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Ministry of Agriculture, Food and Rural Affairs

Spiders

Staphylinidae

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Beginner

Scientific Name
N/A

Identification

  • Spiders are not insects.
  • The body has two regions, the cephalothorax and abdomen.
  • Four pairs of legs.
  • Several different types of found within the tree canopy, on branches and on the trunk.
  • Foliage hunting spiders (jumping spiders, crab spiders and sac spiders) hunt for prey in foliage by physically grabbing them.
  • Foliage web builders (orb weavers, cobweb spiders, meshweb weavers and sheetweb spiders) all spin webs to trap their prey. 
  • Other spiders live on the ground under debris, in silk-lined burrows.  

Often Confused With
Spiders are readily distinguished from apple pests and from other natural enemies found in apple orchards.  

Interaction With Host
Spiders are generalist feeders that prey on many different insect pests of apple and other arthropods in the orchard.

Period of Activity
Petal fall through pre-harvest.

Insects Attacked
Many insects and mites.

Monitoring and Management
Note the presence of spiders when monitoring in orchards. Many are nocturnal and are difficult to see during routine scouting activities.

Advanced

Scientific Name
N/A

Identification
Spiders are not insects. The body of the spider has two regions, the cephalothorax and abdomen. Unlike insects, which have three pairs of legs, spiders have four pairs of legs. There are several different types of spiders found within the tree canopy, on branches and on the trunk. Foliage hunting spiders (jumping spiders, crab spiders and sac spiders) hunt for prey in foliage by physically grabbing them. Foliage web builders (orb weavers, cobweb spiders, meshweb weavers and sheetweb spiders) all spin webs to trap their prey.  Other spiders live on the ground under debris, in silk-lined burrows.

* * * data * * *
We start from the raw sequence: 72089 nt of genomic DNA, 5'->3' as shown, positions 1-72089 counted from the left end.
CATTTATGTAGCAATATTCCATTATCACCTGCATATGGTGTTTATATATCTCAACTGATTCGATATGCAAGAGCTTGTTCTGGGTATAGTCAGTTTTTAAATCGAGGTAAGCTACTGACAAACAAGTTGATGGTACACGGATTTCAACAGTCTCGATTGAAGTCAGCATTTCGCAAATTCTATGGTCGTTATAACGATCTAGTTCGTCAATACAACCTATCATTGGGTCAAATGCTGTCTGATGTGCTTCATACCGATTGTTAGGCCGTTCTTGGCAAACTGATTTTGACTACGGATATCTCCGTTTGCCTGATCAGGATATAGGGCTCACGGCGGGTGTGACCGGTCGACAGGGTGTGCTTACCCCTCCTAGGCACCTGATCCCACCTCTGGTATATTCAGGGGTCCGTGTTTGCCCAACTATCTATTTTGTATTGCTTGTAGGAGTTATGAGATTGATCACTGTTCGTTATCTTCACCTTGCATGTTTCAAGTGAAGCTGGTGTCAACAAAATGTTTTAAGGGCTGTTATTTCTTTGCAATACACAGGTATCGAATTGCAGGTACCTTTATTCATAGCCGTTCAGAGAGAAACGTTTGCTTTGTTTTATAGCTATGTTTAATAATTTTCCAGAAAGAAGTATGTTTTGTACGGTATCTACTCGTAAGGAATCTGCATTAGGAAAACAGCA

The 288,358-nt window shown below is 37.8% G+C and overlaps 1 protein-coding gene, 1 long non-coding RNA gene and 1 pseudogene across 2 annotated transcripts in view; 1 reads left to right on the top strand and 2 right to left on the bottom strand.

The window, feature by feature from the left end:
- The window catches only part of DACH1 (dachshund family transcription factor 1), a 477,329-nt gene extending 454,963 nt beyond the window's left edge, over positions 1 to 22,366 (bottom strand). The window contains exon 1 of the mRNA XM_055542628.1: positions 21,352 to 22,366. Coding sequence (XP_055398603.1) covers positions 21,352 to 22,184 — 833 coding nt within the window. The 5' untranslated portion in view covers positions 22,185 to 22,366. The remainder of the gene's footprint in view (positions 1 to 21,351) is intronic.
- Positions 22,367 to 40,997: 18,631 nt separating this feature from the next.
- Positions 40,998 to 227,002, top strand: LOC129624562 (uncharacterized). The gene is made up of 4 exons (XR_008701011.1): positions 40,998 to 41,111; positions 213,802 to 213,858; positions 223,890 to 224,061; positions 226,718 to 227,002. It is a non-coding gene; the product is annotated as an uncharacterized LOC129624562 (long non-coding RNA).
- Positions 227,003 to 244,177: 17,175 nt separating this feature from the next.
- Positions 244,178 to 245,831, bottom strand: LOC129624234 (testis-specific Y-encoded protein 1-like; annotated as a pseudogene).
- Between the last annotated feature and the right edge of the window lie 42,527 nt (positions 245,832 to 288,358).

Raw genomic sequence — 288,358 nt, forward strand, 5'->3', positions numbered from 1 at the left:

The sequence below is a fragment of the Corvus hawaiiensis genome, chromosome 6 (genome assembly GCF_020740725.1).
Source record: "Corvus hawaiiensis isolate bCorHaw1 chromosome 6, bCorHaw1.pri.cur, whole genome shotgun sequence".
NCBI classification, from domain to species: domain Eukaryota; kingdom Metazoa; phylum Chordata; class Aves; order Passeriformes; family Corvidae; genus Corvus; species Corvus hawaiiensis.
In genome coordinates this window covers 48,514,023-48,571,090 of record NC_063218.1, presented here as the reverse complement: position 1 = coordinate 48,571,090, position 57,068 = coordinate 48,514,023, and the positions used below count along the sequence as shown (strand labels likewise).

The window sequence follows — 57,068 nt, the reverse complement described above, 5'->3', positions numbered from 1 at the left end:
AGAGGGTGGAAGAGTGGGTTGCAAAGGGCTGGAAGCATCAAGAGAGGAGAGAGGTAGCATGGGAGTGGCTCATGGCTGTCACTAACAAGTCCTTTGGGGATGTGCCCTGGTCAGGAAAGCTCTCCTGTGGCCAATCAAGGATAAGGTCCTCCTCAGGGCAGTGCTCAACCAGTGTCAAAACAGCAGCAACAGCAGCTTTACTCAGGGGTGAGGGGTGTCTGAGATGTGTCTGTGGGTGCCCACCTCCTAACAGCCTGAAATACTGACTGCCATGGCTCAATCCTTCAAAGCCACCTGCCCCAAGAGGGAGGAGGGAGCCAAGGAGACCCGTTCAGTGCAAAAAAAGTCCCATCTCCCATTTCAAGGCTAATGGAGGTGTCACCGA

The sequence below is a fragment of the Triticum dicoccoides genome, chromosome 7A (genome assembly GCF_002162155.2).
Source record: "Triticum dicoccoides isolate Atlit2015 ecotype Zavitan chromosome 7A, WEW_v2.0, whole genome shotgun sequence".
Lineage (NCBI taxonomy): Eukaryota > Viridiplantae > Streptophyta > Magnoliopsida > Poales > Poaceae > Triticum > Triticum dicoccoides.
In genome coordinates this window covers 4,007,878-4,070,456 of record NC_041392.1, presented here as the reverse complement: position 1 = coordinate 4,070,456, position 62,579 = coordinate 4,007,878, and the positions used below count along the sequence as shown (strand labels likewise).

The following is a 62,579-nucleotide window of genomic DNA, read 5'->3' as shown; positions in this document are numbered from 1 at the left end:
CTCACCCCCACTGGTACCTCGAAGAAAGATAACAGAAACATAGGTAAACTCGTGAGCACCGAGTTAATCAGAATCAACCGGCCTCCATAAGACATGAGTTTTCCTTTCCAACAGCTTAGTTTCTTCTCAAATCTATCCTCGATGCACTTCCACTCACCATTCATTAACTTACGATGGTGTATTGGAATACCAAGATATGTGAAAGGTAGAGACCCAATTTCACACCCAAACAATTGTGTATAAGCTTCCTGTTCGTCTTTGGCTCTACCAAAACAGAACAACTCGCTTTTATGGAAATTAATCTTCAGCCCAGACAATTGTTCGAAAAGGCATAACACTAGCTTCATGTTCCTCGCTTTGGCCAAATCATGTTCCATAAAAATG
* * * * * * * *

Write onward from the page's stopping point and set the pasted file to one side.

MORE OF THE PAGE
Some of the more common groups of spiders include:

  • Jumping spiders-active hunters, stout bodied short legged with prominent front eyes and a hairy body (2-20 mm in size).  These are the most common spiders found in orchards.
  • Crab spiders sit and wait for their prey, then ambush then.  Their first two pairs of legs face forward like a crab.
  • Sac spiders are pale with few markings.  They construct tubular retreats in rolled up leaves and pop out to attack their prey.
  • Orb weavers are large in size (2-35 mm in size) and usually black or yellow in colour.
  • Cobweb spiders have a large rounded abdomen with bent legs and are found hanging upside down in spun webs.
  • Meshweb weavers are small (<1 cm) and stout, spinning small webs on the top surface of leaves. 
  • Sheetweb spiders are small and rarely seen.  Their loose and messy webs are built between shrubs or other vegetation and are flat and sheet-like (sometimes bowl or dome shaped).  The spider is usually found under the web.

Often Confused With
Spiders are readily distinguished from apple pests and from other natural enemies found in apple orchards.   

Interaction With Host
Spiders are generalist feeders that prey on many different insect pests of apple and other arthropods in the orchard.

Period of Activity
Petal fall through pre-harvest.

Insects Attacked
Many insects and mites.

Monitoring and Management
Note the presence of spiders when monitoring in orchards. Many are nocturnal and are difficult to see during routine scouting activities.